Towards Curry Nirvana Part 2 BIR


My search for Curry Nirvana has taken a hug leap forward. The plan – to cook an Indian Curry to restaurant standard.

Zana from sent me links to two UK based websites where many people are searching for the same thing as me. I’m not alone!!! There’s even an acronym for my curry Nirvana – ‘BIR’. British Indian Restaurant.

This link is to ‘Curry Barking Mad Mick’ who, like me, is searching for that British Indian Restaurant taste.

Mick has taken a lot of videos of Indian Chefs cooking and he’s also produced a recipe book of Indian dishes. The Recipe book comes as a PDF and is really great value at only Aus $5, everything is very clearly explained and all ingredients listed.

He says, “I have spent many years gaining access to BIR kitchens by befriending owners and staff. They have given me recipes for base gravies, starters, main meal curries and side dishes. Including Onion Bhaji, Sheek Kebabs, Chicken and Lamb Tikka, Korma, Madras, Rogon Josh, Dopiaza, Jalfrezi, Dhansak, Tikka Masala, Bombay Potatoes, Naan Bread and more.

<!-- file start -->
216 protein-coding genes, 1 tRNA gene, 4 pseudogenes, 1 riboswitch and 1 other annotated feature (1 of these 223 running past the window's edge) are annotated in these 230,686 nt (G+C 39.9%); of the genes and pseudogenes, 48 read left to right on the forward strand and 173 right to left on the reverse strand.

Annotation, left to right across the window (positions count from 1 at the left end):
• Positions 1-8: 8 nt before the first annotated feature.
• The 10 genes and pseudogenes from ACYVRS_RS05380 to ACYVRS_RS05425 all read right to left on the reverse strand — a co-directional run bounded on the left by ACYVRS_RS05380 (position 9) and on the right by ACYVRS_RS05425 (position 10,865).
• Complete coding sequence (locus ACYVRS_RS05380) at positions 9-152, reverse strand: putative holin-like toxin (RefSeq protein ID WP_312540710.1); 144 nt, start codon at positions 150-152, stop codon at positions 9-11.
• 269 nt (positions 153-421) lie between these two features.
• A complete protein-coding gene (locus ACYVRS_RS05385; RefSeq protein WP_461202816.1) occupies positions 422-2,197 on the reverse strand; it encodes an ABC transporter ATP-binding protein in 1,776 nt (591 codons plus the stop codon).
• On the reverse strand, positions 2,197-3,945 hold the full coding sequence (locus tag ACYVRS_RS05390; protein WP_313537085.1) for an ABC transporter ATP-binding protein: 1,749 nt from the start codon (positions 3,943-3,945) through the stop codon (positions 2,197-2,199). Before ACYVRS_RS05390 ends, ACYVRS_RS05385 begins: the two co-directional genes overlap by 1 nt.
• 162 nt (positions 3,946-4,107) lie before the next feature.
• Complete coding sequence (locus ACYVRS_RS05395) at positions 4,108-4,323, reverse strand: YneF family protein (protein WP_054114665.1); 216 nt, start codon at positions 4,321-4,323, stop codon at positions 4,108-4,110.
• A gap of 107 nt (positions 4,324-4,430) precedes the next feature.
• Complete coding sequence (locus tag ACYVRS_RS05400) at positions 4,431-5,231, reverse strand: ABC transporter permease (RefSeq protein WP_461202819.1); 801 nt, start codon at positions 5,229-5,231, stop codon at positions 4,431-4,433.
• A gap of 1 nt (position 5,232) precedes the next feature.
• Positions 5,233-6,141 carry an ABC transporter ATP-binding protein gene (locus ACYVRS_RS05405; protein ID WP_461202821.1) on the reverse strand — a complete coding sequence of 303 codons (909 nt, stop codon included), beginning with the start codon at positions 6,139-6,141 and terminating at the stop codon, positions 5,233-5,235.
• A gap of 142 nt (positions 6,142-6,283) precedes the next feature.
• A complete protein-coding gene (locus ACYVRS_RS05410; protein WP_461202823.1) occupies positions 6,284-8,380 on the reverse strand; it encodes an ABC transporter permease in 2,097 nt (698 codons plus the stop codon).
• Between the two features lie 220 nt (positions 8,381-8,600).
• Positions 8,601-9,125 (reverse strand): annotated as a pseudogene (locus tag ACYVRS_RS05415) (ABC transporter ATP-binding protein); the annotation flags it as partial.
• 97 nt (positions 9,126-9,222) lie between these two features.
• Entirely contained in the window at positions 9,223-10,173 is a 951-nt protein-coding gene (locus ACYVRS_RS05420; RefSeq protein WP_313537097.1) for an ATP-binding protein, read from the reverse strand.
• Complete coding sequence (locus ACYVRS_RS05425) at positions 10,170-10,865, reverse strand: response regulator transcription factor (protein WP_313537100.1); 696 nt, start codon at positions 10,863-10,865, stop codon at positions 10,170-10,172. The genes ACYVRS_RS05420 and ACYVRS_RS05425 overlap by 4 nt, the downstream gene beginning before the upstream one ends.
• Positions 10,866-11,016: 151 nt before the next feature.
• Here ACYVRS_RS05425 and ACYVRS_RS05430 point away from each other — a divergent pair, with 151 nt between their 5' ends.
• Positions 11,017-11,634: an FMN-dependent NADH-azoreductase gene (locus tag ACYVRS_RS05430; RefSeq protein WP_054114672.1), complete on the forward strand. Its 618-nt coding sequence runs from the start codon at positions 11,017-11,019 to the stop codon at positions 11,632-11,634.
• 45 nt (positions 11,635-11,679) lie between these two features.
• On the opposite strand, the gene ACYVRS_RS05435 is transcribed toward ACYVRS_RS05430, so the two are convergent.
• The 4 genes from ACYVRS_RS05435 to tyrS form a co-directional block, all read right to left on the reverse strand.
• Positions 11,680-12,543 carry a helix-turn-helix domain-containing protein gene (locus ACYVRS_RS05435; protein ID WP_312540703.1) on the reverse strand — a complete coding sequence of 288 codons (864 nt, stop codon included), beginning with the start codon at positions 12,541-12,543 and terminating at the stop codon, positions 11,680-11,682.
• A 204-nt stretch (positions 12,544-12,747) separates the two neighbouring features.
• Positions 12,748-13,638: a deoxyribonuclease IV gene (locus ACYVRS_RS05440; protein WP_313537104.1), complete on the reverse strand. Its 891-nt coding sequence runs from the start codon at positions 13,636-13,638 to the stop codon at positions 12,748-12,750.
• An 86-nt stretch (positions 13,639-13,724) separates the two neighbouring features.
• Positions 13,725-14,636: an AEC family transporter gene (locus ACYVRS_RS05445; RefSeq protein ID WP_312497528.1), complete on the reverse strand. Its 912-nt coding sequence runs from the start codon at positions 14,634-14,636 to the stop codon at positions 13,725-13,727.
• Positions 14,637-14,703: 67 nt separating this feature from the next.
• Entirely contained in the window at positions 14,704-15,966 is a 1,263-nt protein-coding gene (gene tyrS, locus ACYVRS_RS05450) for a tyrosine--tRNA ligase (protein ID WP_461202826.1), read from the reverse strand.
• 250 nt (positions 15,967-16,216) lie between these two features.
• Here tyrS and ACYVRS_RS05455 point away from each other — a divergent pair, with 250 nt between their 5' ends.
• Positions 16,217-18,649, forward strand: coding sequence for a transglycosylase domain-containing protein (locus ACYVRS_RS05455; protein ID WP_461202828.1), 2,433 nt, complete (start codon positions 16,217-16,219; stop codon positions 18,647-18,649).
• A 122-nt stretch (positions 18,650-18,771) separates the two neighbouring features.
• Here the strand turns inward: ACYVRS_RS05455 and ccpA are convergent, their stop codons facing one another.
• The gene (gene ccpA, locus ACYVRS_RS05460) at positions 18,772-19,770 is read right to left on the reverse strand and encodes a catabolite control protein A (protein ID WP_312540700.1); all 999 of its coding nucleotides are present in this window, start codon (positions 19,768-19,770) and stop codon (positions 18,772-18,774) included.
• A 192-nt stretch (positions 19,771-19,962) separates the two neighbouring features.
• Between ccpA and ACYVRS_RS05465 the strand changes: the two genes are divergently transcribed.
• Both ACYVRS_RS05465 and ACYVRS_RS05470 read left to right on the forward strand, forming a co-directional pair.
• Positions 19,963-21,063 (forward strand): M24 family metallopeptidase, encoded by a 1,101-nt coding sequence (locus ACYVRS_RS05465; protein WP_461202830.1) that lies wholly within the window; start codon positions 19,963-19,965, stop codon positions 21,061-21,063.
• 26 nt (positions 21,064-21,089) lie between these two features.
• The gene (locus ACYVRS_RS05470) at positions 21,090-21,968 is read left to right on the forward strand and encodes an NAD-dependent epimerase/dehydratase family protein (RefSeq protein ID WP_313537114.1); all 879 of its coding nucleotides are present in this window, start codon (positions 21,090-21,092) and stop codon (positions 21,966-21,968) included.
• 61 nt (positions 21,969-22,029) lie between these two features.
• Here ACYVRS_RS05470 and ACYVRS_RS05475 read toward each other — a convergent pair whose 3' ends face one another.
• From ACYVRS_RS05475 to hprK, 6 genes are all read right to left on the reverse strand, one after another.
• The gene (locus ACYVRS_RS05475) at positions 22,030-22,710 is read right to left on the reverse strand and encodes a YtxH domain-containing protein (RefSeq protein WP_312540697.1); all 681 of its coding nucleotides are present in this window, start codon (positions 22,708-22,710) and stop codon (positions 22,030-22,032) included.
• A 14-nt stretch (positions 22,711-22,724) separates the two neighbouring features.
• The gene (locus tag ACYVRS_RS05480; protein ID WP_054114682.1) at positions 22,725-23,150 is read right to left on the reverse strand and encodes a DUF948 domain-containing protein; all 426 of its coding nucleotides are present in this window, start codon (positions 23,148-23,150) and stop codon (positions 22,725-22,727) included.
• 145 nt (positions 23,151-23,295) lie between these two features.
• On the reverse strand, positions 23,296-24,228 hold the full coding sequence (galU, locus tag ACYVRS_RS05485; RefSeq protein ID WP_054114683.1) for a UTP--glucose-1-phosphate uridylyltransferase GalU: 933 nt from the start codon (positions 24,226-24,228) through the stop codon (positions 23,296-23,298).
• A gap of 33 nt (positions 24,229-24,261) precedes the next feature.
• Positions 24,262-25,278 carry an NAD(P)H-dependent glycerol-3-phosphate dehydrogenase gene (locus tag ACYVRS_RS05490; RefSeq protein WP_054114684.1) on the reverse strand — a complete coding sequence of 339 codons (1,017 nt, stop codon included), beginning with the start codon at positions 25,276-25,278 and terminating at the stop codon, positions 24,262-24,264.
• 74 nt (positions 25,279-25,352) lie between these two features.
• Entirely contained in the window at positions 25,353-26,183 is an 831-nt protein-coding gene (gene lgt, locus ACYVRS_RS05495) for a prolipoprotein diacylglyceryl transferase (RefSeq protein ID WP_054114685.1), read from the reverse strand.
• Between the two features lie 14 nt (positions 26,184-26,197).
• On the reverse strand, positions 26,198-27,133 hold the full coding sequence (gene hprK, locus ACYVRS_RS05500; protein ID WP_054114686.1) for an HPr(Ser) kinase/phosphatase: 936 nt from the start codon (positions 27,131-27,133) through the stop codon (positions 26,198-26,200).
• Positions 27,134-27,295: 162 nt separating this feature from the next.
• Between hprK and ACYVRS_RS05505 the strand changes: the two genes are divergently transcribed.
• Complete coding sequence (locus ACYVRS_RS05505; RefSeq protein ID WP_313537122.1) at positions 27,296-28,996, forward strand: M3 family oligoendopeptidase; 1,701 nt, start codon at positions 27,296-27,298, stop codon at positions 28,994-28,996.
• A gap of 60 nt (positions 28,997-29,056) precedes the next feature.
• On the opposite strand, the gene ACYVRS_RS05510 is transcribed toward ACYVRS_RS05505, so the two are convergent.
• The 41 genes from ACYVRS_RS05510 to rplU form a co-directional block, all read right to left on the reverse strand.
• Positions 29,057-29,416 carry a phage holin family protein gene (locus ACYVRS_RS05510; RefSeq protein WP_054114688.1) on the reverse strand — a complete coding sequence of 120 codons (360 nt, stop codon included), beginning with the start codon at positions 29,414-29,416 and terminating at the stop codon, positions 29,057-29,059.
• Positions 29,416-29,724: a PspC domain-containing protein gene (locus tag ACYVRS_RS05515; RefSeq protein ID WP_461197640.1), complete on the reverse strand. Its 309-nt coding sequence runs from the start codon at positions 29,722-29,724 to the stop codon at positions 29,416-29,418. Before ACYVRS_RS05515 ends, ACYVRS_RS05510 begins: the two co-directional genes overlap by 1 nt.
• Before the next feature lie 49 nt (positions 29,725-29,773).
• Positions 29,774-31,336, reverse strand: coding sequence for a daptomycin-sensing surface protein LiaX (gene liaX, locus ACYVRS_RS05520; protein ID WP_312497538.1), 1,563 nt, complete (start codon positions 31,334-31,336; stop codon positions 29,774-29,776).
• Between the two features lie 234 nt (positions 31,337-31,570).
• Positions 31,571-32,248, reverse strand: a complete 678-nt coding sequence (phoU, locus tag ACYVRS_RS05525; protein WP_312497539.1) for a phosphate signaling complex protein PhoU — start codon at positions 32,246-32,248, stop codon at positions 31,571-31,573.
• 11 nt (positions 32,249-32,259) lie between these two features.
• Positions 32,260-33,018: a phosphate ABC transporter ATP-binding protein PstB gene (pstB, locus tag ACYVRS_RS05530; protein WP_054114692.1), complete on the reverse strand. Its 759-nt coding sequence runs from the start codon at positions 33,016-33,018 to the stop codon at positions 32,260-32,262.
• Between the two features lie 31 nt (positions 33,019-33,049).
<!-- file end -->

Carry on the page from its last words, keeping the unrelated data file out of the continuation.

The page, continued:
Over 60 recipes.” – WOW!

I bought the recipe book that Mick had on his website, have talked by email with him, and have been watching videos on his website that he has filmed in UK Indian Restaurant Kitchens.

This one, (click link and scroll down to see video) from 2007 really shows what happens. There is a gravy base on the right and the curry, Chicken Madras, is being constructed in the left hand frypan.  Lots of flames and heat!! behind the stove is a counter with various things- tomato paste spices etc. I’m not clear on what’s there…… yet

The Secret is in the GRAVY!

The basic plan is to pre cook a batch of gravy which has a carrot, half a Capsicum, onions, Garlic and all the basic curry spices. Also precook the meat by boiling it. He says after those two things are prepared they can be frozen or stored in the fridge and a curry can be made in 15 minutes, just like in an Indian restaurant.

Not having all the ingredients yet, I tried an experiment, making the base gravy for a curry but adding the spices, supplied from a kit, into the pot at the stage when the meat and gravy are combined, then cooking the meat slowly for 3 hours.

The result was excellent- the meal was lifted to a new dimension. It was my best ever home made curry and far better than a few sub standard Indian Restaurant meals I’ve had over the years.

I am ordering in some extra ingredients so I can give Micks recipe a fair go. This is really exciting!

The other link Zana sent me was to a forum on Indian foods with an enormous amount of infornation – everything from ovems, cooking utensils to spices and recipes. & an Indian Food forum a href=”

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